In a major shift in immigration patterns over the next 50 years, Asians will have surged past Hispanics to become the largest group of immigrants heading to the United States, according to estimates in a new immigration study.
The study looks in detail at what will happen by 2065, but the actual tipping point comes in 2055.
An increase in Asian and Hispanic immigration also will drive U.S. population growth, with foreign-born residents expected to make up 18 percent of the country's projected 441 million people in 50 years, the Pew Research Center said in a report being released Monday. This will be a record, higher than the nearly 15 percent during the late 19th century and early 20th century wave of immigration from Europe.
Today, immigrants make up 14 percent of the population, an increase from 5 percent in 1965.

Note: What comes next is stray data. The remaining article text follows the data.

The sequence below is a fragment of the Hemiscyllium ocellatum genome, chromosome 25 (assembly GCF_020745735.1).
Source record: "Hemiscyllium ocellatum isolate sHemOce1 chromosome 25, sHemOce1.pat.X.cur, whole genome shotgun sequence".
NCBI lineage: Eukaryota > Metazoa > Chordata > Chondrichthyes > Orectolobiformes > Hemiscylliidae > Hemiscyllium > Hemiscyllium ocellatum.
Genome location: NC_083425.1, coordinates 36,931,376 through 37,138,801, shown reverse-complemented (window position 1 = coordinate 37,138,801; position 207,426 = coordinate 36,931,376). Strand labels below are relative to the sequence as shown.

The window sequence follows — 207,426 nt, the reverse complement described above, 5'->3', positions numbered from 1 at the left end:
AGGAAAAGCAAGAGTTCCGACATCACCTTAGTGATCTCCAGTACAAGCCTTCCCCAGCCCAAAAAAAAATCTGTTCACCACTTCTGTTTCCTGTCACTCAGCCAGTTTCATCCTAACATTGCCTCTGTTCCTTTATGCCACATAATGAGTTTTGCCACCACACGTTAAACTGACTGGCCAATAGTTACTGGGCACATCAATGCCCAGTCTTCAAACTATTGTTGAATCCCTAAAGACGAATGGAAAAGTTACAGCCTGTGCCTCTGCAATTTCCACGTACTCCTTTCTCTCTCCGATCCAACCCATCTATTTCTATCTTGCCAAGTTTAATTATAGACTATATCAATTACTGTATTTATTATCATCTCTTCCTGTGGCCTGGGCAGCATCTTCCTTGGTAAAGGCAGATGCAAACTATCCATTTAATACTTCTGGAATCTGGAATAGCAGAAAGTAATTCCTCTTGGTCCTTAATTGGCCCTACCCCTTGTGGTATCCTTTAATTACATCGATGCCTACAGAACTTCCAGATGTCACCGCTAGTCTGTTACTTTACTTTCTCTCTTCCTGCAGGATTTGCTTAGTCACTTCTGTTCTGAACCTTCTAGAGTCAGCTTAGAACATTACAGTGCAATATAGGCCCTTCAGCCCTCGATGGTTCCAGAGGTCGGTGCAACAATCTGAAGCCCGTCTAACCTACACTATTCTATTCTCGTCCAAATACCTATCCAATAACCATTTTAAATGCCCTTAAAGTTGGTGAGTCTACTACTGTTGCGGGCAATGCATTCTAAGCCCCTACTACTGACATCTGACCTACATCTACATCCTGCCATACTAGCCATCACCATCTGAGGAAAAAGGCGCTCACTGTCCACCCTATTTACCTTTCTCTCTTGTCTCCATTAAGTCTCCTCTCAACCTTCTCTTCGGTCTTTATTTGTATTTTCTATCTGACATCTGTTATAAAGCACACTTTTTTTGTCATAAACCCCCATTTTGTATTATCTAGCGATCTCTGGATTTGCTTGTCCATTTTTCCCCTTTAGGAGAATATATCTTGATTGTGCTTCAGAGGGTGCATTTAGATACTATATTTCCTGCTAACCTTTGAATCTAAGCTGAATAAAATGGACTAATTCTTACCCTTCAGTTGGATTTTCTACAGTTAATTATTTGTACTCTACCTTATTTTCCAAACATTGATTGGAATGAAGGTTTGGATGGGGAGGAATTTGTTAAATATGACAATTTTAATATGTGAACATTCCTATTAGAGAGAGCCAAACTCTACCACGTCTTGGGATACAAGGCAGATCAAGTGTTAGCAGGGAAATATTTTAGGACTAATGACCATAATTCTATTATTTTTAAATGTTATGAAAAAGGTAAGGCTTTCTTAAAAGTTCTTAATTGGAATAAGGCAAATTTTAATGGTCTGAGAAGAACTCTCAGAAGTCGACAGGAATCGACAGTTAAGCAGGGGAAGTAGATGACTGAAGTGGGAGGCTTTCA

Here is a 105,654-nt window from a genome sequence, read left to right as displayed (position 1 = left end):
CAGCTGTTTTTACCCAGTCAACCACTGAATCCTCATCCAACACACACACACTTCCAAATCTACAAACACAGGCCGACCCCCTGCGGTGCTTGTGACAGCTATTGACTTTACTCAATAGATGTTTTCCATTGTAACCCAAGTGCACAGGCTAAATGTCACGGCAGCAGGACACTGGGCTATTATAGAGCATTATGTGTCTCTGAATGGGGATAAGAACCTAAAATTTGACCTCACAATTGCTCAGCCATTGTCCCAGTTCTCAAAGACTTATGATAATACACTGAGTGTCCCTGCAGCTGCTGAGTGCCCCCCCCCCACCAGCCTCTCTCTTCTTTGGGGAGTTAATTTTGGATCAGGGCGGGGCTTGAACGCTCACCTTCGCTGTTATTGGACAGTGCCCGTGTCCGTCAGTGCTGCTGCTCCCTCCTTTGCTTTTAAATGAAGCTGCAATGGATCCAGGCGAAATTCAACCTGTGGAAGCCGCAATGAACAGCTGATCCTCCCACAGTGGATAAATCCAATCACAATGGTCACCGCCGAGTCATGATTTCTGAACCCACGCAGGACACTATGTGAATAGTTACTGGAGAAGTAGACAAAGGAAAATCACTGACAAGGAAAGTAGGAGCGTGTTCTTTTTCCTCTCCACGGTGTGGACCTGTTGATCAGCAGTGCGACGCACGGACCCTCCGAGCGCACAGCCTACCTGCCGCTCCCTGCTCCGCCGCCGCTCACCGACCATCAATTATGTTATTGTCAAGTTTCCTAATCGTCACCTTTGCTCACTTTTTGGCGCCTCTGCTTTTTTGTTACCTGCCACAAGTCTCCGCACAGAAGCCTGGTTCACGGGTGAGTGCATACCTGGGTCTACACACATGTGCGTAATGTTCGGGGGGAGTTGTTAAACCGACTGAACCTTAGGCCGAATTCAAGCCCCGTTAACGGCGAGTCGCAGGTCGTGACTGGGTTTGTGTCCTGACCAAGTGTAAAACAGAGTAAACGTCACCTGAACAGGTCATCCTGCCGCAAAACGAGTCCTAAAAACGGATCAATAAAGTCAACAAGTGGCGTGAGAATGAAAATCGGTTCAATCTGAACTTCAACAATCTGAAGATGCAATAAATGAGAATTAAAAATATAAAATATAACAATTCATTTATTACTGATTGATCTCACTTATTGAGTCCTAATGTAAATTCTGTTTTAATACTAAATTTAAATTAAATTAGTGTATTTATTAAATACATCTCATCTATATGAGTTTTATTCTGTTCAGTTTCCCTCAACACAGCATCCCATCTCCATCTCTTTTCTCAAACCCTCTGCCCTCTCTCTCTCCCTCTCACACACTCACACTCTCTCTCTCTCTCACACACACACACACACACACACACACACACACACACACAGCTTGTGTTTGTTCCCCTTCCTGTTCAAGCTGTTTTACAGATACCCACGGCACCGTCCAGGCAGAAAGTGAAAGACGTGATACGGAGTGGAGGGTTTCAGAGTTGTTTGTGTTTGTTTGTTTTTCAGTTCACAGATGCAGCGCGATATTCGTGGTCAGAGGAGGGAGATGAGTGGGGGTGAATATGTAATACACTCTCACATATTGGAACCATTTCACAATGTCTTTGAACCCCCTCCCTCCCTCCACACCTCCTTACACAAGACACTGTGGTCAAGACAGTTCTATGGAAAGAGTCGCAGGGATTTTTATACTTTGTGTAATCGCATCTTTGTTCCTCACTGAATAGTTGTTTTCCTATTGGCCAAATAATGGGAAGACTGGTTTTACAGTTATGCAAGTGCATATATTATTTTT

The actual change is expected to come in 2055, when Asians will become the largest immigrant group at 36 percent, compared with Hispanics at 34 percent. White immigrants to America, 80 percent back in 1965, will hover somewhere between 18 and 20 percent with black immigrants in the 8 percent to 9 percent range, the study said.
Currently, 47 percent of immigrants living in the United States are Hispanic, but by 2065 that number will have dropped to 31 percent. Asians currently make up 26 percent of the immigrant population but in 50 years that percentage is expected to increase to 38 percent.